Esophageal duplication cyst
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Esophageal duplication cysts are a type of congenital foregut duplication cyst.
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Less common compared to other foregut duplication cysts. There may be an increased male predilection 5.
Esophageal duplication cysts typically present in childhood, can occur anywhere along the esophagus, and are usually asymptomatic. The majority (about 90%) do not communicate with the oesopageal lumen. More than half occur in the lower third of the esophagus 4, where they can cause dysphagia due to compression. There have also been reports of lower esophageal duplication cysts causing cardiac arrhythmias. Esophageal cysts occuring in the upper two thirds of the esophagus can cause upper respiratory symptoms (e.g. cough, wheezing, stridor) and resrosternal chest pain.
They are a congenital malformation of the posterior primitive foregut and result from an aberration of the posterior division of the embryonic foregut at 3-4 weeks gestation. They comprise two outer muscle layers and an inner epithelial lining which is variable and can include stratified squamous, simple columnar, pseudostratified columnar, cuboidal, and ciliated epithelium; there are even reports of intermixed heterotopic gastric or pancreatic mucosa.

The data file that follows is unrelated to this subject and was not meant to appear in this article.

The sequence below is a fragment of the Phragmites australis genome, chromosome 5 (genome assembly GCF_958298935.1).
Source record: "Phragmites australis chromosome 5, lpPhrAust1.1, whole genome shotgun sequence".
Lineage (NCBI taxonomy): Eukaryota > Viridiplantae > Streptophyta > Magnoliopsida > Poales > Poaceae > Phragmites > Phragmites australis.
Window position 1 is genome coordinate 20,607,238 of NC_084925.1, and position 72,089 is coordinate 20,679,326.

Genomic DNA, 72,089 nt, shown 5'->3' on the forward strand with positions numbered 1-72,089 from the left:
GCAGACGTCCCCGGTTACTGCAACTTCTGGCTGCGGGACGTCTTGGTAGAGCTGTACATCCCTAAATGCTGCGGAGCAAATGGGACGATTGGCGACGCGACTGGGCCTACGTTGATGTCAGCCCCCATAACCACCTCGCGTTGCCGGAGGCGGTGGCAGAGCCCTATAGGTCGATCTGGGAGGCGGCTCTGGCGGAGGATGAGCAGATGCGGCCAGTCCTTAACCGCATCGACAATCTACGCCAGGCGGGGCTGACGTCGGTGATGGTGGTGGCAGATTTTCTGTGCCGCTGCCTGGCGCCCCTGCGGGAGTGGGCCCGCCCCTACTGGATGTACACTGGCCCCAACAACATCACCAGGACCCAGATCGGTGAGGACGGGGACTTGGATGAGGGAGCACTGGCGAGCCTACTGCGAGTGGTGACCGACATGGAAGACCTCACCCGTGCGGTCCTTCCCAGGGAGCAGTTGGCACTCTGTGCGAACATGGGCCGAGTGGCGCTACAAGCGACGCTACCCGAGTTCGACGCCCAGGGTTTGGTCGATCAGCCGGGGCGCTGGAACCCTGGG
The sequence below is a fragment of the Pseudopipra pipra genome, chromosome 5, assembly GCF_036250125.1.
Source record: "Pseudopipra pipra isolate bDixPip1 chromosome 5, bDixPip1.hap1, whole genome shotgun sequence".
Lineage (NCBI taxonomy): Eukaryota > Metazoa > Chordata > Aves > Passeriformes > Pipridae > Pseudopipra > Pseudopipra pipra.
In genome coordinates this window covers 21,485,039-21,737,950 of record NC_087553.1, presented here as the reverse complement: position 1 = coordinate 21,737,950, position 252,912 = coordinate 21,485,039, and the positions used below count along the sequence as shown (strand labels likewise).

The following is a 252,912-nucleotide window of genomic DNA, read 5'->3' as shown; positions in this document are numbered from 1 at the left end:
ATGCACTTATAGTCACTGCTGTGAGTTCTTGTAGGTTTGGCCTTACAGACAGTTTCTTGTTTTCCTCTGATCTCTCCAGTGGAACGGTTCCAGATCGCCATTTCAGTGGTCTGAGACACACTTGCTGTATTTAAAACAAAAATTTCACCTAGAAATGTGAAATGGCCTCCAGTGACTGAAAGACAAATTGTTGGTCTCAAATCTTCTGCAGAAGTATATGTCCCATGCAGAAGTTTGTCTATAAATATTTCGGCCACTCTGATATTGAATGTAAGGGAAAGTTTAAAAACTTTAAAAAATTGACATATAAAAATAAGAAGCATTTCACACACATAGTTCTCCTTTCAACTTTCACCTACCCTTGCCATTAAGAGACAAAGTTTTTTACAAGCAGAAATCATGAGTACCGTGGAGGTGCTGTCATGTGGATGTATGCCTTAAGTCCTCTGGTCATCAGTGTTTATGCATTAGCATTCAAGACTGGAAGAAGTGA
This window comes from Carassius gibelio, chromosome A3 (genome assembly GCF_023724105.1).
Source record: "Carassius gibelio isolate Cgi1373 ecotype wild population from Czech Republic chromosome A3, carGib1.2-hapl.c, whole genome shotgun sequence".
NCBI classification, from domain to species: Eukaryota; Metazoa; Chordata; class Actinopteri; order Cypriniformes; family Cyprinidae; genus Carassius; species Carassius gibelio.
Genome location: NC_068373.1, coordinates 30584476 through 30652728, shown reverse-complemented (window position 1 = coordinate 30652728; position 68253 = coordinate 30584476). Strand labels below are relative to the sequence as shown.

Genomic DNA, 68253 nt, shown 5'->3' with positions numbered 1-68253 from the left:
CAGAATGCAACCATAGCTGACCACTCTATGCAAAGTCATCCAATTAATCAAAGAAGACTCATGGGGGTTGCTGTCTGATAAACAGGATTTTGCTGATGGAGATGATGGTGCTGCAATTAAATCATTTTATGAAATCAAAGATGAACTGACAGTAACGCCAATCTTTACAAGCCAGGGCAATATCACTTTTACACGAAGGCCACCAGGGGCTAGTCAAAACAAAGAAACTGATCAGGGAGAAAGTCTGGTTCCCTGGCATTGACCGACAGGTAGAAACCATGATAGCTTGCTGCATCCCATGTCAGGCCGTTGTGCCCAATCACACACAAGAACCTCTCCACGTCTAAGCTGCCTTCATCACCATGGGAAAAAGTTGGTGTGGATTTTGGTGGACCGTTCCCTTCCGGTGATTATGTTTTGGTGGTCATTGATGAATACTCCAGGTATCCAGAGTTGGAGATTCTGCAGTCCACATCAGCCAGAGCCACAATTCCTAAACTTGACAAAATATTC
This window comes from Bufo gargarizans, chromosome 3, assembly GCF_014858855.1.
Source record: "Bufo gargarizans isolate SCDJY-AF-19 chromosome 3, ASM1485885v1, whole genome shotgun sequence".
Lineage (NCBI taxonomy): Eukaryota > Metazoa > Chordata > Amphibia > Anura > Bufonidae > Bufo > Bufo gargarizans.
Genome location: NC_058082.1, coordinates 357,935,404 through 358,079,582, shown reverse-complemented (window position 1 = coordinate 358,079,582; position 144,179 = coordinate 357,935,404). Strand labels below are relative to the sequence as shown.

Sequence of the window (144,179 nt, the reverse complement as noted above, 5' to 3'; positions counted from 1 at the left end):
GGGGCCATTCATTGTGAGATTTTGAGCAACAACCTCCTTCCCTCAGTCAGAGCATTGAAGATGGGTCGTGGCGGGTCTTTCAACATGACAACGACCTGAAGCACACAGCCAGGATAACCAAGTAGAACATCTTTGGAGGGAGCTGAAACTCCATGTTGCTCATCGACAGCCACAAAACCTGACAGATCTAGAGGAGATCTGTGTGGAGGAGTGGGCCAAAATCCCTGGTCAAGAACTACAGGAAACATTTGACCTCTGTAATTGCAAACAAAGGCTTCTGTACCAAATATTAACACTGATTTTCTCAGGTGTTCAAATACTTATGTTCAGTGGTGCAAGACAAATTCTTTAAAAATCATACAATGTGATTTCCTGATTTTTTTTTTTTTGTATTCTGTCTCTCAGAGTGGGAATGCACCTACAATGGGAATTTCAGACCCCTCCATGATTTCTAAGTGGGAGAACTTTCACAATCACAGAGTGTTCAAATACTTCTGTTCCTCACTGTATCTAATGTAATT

Well-defined soft tissue density in close association with the esophagus.
On barium swallow, the cyst may cause extrinsic compression of the esophagus.
Well-defined structure with internal fluid density along the esophagus. Its wall may be slightly thicker than a bronchogenic cyst.
T1: low to intermediate signal intensity
T2: high signal intensity
Treatment and prognosis
Surgical resection is the mainstay of management 8. Prognosis tends to be very good as recurrence is rare 8.
Recognized complications include carcinoma arising within the cyst 5. If gastric mucosa is present, peptic ulceration may occur. Very occasionally they may perforate, hemorrhage or erode into adjacent structures.
For uncomplicated cysts consider:
congenital cysts and malformations in the region
pancreatic pseudocyst: for retroperitoneal bronchogenic cysts or for pancreatic pseudocysts that extend intrathoracically through the aortic or esophageal hiatus
For complicated cysts (e.g. with hemorrhage/necrosis), the differential can be broader and can include:
enlarged lymph nodes (especially centrally necrotic)
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